Emma Allmann
Emma Allmann is a Junior Analyst for Mintel Disruptor where she studies, works with and writes about food and drink startups.

Many flavors and ingredients used in Indian beverages are comforting and functional, making them ideal for expansion into other beverage types.

Indian ingredients offer flavor and health

COVID-19 has brought consumers new schedules and priorities when it comes to the food and drinks they choose. More than two in five consumers indicate that healthfulness has become more important to them due to COVID-19, and a similar number of consumers indicate that they’d like their current diet to change to include more immune-boosting food. At the same time, a third of consumers indicate that they are sick of cooking for themselves, and that food has been a main source of comfort during COVID-19. As operators try to cater to health and indulgence demands, they should consider turning to Indian flavors and ingredients.

Ingredients like turmeric and cardamom, which are known for their antioxidant and immune-boosting properties, can be appealing additions to coffee, tea and juice drinks. Both cardamom and turmeric have increased in menu mentions from Q1 2018-21, according to Mintel Menu Insights.

Indian beverages can be more than just chai tea

The most well-known Indian beverage in the US is likely chai, which grew 10% in menu mentions from Q1 2018-21. Lassi, especially mango lassi, is gaining in popularity and has grown directionally on US menus. While drinks like Aam Panha, made from unripe mangos, salt, Jeera powder, chilis, coriander leaves and mint, and Jal Jeera, made from cumin, ginger, black pepper, mint and black salt, have yet to hit most US menus, consumers will likely be interested in some combination of the ingredients and flavors that comprise them. One in five consumers has had Indian food at home or away from home in the three months prior to August 2021. More than two in five consumers have tried new food during COVID-19 because it was a healthier choice. Spices and ingredients hailing from India are an excellent addition to teas, coffees and smoothies for a health boost and to pique consumers’ curiosity.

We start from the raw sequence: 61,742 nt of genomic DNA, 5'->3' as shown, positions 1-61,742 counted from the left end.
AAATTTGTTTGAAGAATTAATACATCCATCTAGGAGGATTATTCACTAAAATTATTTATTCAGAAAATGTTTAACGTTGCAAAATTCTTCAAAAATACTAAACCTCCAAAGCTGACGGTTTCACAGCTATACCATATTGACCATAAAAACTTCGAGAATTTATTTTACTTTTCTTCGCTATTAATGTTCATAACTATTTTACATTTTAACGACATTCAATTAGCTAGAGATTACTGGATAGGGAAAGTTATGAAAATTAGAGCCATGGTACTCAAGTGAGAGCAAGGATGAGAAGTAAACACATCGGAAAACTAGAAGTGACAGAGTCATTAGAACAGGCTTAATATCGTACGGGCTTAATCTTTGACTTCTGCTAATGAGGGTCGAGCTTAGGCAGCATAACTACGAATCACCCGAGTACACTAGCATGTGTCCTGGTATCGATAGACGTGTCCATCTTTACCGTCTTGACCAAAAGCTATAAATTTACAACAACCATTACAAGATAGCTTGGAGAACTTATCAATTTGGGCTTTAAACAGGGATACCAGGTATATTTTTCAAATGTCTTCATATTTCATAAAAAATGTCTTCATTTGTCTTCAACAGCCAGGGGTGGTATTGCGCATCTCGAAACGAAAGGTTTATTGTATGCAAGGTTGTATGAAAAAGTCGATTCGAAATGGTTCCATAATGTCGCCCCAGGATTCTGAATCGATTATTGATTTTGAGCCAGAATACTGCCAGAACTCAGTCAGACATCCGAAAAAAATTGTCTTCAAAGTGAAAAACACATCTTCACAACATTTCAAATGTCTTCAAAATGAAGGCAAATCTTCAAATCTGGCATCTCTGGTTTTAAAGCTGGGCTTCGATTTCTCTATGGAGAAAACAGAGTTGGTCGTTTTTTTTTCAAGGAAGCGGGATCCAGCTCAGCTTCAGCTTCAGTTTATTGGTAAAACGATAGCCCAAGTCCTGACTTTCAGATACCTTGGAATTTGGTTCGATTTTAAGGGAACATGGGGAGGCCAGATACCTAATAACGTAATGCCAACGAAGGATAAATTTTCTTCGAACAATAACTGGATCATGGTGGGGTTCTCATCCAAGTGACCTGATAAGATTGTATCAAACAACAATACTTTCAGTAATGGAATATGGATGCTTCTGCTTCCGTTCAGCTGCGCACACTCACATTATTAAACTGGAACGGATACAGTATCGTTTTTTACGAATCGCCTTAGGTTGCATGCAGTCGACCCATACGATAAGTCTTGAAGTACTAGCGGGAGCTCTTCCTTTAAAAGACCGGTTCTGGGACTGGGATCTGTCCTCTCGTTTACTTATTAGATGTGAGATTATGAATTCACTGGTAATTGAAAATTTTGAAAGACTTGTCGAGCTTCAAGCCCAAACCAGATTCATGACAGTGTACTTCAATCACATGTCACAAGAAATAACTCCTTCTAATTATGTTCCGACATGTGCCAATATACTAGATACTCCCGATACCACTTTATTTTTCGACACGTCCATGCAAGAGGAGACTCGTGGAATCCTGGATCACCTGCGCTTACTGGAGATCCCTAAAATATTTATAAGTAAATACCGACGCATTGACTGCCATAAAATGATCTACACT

Indian beverages and flavors on the menu

Chocolate Chai
South Pine Cafe (Grass Valley, CA). It can be served iced and with almond milk.

Golden Latte
Bluestone Lane (chain). It includes turmeric powder, cinnamon, ginger and black pepper, ingredients good for detoxifying the body and reducing inflammation, and steamed almond milk.

Turmeric Smoothie
Caravan of Dreams (New York, NY). This drink includes turmeric, ceilon cinnamon, cardamom, ginger, clove, holy basil, galangal herbs, black pepper, vanilla and anise with coconut butter, banana and fresh coconut shake.

Lassi is an opportunity to innovate smoothies

While smoothies have declined 14% in menu mentions from Q1 2018-21, largely attributed to restaurants streamlining menus due to COVID-19, interest in healthy indulgence is on the rise. Lassi, a traditional yogurt-based drink from Northern India, can fulfill the need for healthy indulgence. The base of lassi, a type of yogurt, goes with a variety of sweet and savory spices, making it a versatile beverage that can appeal to many occasions. The most popular lassi flavor in the US is mango and as it closely mimics the flavor and texture of smoothies. Operators can take advantage of this similarity to market the beverage. For example, Bombay Wraps used National Smoothie Day as a way to promote its lassis. Consumers could tag a picture of a friend enjoying a lassi from Bombay Wraps to enter to win two free lassis.

Lassis on the menu

Salted lassi
Amma (New York, NY). Amma offers mango, masala, rose, sweet or salted lassi for $6.

Lassi
Anmol (Milwaukee, WI). Anmol offers plain lassi, which is dahi yogurt and milk; sweet lassi, which is sweetened yogurt and milk; or mango lassi, which is alphonso mango pulp, sweetened yogurt and milk.

Mango lassi
Dhaba Indian Bistro (Middleton, WI) offers mango, strawberry and plain sweet lassi.